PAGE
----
Every day, we hear of businesses, particularly retail businesses, going to the wall in a country gripped by recession. The sad irony, however, is there is no recession online.
Irish people are, in fact, buying goods and services on the internet and most likely are buying these goods and services from web-savvy overseas firms because local businesses in this country don’t get e-commerce.
But if they woke up and suddenly did get e-commerce where would they start? Once it was just about setting up a website. Now it involves blogs, Facebook, LinkedIn profiles, iPhone and Android apps, and much, much more.
There is a danger that if firms just rush online, it will mean they’ll just be ticking a box, without solving their business problems.
Rick McKee, of leading Belfast and Dublin web design and development house Tibus, says firms need to be realistic and take their time rather than rush.
“The biggest challenge we face sometimes is that organisations are very quick to decide what they want and how they want it – a snazzy homepage, a nice Facebook page – but often haven’t given a huge amount of thought to who they are trying to reach and compete with.
“The first principle of doing business online is to ignore the technology and think realistically of what you are trying to achieve as a business.
“On that basis, it becomes easier to generate a digital marketing strategy that resonates with the customers who you are trying to reach.”
McKee adds that while there are still many websites in Ireland that have evolved very little since the firms first took their online plunge a decade ago, many are finding that they are doing most of their customer engagement via their Facebook pages, depending on who their customers are.
He says that classic mistakes are still being made. For example, senior people in an organisation get very excited about having a digital strategy, have a wish list of nice-to-haves, but when it comes to using them properly pass the buck to the office junior.
“This is a trap many firms are guilty of. The responsibility of managing the updating of a website or social media interaction often gets passed on to whoever has the most time to deal with it. Often the newest member of staff gets landed with it.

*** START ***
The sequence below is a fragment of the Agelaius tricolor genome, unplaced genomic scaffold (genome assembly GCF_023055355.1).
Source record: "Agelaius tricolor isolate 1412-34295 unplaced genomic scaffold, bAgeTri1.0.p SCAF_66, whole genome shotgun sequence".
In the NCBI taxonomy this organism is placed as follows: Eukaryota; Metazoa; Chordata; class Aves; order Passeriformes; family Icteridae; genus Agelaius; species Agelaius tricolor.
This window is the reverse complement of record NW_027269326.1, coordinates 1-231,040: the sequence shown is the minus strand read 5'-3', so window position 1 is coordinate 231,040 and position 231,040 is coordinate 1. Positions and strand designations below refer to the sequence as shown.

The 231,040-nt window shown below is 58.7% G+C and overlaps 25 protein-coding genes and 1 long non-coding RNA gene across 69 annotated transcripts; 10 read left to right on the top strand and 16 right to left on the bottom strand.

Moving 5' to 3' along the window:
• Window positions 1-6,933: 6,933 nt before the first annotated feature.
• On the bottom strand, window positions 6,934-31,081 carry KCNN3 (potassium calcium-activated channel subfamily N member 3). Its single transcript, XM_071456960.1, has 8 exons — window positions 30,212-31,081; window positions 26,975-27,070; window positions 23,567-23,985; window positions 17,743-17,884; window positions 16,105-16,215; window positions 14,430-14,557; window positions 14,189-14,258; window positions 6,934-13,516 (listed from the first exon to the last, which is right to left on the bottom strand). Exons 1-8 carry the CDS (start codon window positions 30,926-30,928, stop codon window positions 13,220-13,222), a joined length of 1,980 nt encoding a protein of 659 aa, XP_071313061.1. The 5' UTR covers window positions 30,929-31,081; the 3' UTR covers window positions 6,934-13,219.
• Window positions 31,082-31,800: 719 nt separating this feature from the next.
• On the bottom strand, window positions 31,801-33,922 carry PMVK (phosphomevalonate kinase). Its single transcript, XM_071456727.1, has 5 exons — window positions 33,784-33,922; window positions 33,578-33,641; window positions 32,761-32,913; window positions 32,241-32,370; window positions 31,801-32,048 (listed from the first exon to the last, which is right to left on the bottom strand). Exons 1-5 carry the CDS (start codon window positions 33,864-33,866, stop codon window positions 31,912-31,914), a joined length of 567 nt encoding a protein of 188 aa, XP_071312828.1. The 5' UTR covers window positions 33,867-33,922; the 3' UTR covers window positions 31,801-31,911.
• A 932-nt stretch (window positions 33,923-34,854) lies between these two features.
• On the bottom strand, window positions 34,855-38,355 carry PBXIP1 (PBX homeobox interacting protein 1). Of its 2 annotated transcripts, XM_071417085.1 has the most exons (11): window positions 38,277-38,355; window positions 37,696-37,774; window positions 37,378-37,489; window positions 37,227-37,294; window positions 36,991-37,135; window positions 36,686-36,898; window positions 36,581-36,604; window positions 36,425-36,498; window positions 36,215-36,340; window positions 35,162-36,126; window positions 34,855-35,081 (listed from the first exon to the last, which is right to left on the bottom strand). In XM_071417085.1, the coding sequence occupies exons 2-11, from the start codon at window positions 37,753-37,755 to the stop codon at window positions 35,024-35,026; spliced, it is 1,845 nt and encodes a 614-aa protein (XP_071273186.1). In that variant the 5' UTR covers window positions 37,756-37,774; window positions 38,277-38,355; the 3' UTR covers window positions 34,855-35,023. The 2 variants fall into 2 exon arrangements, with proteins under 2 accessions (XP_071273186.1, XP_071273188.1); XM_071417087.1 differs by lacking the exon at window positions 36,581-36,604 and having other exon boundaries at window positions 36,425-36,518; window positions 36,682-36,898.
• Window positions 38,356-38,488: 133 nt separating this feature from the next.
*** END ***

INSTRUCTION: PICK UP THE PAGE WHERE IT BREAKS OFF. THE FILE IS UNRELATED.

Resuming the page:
“Businesses need to ask themselves: ‘If you wouldn’t give your advertising or sales presentation to that junior person to take responsibility for, should you be doing that with social media, which is now the most public face of any organisation?'”
How businesses should use social media
Another mistake is when firms engage in social media, thinking it could be a channel purely to sell stuff. Wrong. In a recent Sunday Times interview, Starbucks CEO Howard Schultz pointed out: “These channels are not designed for that (selling stuff) but to add value and build trust. We understood that from day one.”
Which goes back to McKee’s point – would you hand the responsibility of building value and trust to a junior?
“The situation is based on senior people being busier than ever and the responsibility gets pushed down the organisation,” he laments.
“Yet senior people want all these things – Facebook, Twitter, YouTube, Foursquare – but haven’t thought realistically about applying them as a business.
“If someone still needs to be convinced about online in this day and age, then there’s something missing in the company’s business outlook.”
Another tip from McKee is look up usability trends on the web, such as what fonts, designs and layouts customers are likely to respond to.
But the essence of truly great decision making from an online perspective, McKee says, is for a firm to simply ask customers themselves how they are using the web. Do they prefer social networking sites? What’s the nature of the information they are seeking?
“So much of the time, what often appears online in terms of a business’ strategy is the anthesis of good advice.
“The success or failure of a web project or social media project can be decided by seeing if companies are listening to their customers or not.”
Photo: Rick McKee, of web design and development house Tibus